Some commentators point out that with present birth rates it will not be long before Negroes are a majority in many of the major cities of the nation. As a consequence, they can be expected to take political control, and many people are apprehensive at this prospect. Negroes do not seek political control by this means. They seek only what they are entitled to and do not wish for domination purchased at the cost of human misery. Negroes were once bred by slave owners to be sold as merchandise. They do not welcome any solution which involves population breeding as a weapon. They are instinctively sympathetic to all who offer methods that will improve their lives and offer them fair opportunity to develop and advance as all other people in our society…

    For these constructive movements we are prepared to give our energies and consistent support; because in the need for family planning, Negro and white have a common bond; and together we can and should unite our strength for the wise preservation, not of races in general, but of the one race we all constitute — the human race.

    Today's African American community and leadership give no indication of wavering from Dr. King's PPFA philosophy of "better living through [artificial contraception]."

    PPFA has long been on record as including abortion among it's many sinister "family planning" options. In other words, if one contraceptive method fails (the pill) there's always the fallback method (abortion). Dr. King said a lot of things about love, charity, human dignity, etc. but what is there to indicate his views on abortion would differ from those of his admirers in PPFA? King himself was something of an admirer of Margaret Sanger, founder of PPFA, if we are to believe his comments in his acceptance speech for the award given to him in her name:

    There is a striking kinship between our movement and Margaret Sanger's early efforts. She, like we, saw the horrifying conditions of ghetto life. Like we, she knew that all of society is poisoned by cancerous slums. Like we, she was a direct actionist — a nonviolent resister. She was willing to accept scorn and abuse until the truth she saw was revealed to the millions[comment: It's the "truth" she failed to see that has led to the wholesale destruction of millions]. At the turn of the century she went into the slums and set up a birth control clinic, and for this deed she went to jail because she was violating an unjust law. Yet the years have justified her actions. She launched a movement which is obeying a higher law to preserve human life under humane conditions. Margaret Sanger had to commit what was then called a crime in order to enrich humanity, and today we honor her courage and vision; for without them there would have been no beginning. Our sure beginning in the struggle for equality by nonviolent direct action may not have been so resolute without the tradition established by Margaret Sanger and people like her. Negroes have no mere academic nor ordinary interest in family planning. They have a special and urgent concern.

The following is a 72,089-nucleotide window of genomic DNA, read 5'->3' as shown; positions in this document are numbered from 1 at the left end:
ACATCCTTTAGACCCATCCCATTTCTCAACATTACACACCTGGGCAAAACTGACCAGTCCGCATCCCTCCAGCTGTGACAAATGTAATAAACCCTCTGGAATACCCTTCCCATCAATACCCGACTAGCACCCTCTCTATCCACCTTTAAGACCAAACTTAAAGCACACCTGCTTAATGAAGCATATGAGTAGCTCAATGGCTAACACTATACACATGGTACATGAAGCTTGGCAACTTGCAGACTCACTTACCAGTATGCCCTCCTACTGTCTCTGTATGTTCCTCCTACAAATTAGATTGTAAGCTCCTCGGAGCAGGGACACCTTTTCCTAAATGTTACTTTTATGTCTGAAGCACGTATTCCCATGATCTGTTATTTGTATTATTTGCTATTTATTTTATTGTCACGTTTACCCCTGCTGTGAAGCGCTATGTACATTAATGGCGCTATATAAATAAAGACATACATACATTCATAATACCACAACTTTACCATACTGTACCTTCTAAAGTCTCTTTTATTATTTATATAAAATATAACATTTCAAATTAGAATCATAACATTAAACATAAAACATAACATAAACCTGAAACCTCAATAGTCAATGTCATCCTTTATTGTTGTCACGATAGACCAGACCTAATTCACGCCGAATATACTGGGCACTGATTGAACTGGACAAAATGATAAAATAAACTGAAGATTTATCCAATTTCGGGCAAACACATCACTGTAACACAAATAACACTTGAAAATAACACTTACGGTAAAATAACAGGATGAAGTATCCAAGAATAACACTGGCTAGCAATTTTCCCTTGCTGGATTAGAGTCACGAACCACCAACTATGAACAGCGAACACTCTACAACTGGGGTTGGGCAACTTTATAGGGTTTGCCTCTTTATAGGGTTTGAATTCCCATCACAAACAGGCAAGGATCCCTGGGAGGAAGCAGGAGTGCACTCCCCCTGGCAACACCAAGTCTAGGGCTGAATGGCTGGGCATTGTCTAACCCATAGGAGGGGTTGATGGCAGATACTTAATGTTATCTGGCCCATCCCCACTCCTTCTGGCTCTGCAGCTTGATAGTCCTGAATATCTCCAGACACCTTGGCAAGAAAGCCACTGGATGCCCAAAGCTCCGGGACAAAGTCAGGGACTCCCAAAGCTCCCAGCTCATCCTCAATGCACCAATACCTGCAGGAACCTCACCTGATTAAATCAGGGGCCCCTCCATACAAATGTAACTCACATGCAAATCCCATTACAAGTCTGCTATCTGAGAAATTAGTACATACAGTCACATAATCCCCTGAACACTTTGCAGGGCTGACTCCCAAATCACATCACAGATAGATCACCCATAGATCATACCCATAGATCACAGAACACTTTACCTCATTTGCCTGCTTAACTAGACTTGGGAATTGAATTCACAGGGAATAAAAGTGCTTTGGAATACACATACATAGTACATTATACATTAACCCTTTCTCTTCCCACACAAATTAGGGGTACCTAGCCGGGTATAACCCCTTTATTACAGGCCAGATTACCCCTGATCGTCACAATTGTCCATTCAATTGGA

With all due respect to Dr. Alveda King, she's going to have to contend with the ghost of Margaret Sanger before many Americans will be convinced that Dr. King would have become an outspoken opponent of abortion.

    The full text of the Rev. Martin Luther King's acceptance speech can be found here:

    http://www.plannedparenthood.org/about-us/who-we-are/the-reverend-martin-luther-king-jr.htm

  • Guest

    I  met Alveda King when she spoke briefly during a fund raiser for Room at the Inn in Charlotte several years ago.  Fr Pavone was the keynote speaker. She was affable and humble.  I feel honored to have spent several minutes talking to her.(It was the first time I'd heard of her)

    That said, I do believe what dennis……is saying.  I know MLK was an adulterer and a mysogynist.  He also was a communist at heart.  (I don't know about card carrying).  We all know that communism is atheist.  

    I find it hard to believe that while ALL of MLK past supporters are now pro abortion, that HE would be prolife.

    While it is possible to celebrate his contributions, it is improper to canonize him.  After all, adultery, contraception, abortion and hell all go together. God is the just judge.  He knows the truth despite what we want to believe.

     

    PS there is plenty of documentation for what I'm saying.  I'm not posting links here though. 

  • Guest

    Very true, Elkabrikir.  He does not deserve to be canonized.  He played an important role in reducing racism, but he had many faults.  I see a pattern with men who have charisma;  it goes to their head (especially when they have all these women worshiping them).

  • Guest

    Can anyone spell "OBAMA" ?